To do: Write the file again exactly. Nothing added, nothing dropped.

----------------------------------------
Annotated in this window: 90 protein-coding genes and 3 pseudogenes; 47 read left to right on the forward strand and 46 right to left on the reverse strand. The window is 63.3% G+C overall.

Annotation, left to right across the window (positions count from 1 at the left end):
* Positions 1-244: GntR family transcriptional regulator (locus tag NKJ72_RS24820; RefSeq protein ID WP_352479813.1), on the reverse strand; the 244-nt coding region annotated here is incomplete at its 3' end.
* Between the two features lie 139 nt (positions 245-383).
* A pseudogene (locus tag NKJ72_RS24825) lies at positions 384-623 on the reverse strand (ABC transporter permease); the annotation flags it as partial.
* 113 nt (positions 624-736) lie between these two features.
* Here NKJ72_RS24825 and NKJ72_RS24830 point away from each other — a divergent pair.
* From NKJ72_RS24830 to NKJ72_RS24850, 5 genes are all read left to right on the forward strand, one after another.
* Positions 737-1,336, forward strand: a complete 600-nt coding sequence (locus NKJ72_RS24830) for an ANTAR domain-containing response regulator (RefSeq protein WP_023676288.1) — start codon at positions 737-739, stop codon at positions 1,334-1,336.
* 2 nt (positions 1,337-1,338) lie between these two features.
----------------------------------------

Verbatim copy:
Annotated in this window: 90 protein-coding genes and 3 pseudogenes; 47 read left to right on the forward strand and 46 right to left on the reverse strand. The window is 63.3% G+C overall.

Annotation, left to right across the window (positions count from 1 at the left end):
* Positions 1-244: GntR family transcriptional regulator (locus tag NKJ72_RS24820; RefSeq protein ID WP_352479813.1), on the reverse strand; the 244-nt coding region annotated here is incomplete at its 3' end.
* Between the two features lie 139 nt (positions 245-383).
* A pseudogene (locus tag NKJ72_RS24825) lies at positions 384-623 on the reverse strand (ABC transporter permease); the annotation flags it as partial.
* 113 nt (positions 624-736) lie between these two features.
* Here NKJ72_RS24825 and NKJ72_RS24830 point away from each other — a divergent pair.
* From NKJ72_RS24830 to NKJ72_RS24850, 5 genes are all read left to right on the forward strand, one after another.
* Positions 737-1,336, forward strand: a complete 600-nt coding sequence (locus NKJ72_RS24830) for an ANTAR domain-containing response regulator (RefSeq protein WP_023676288.1) — start codon at positions 737-739, stop codon at positions 1,334-1,336.
* 2 nt (positions 1,337-1,338) lie between these two features.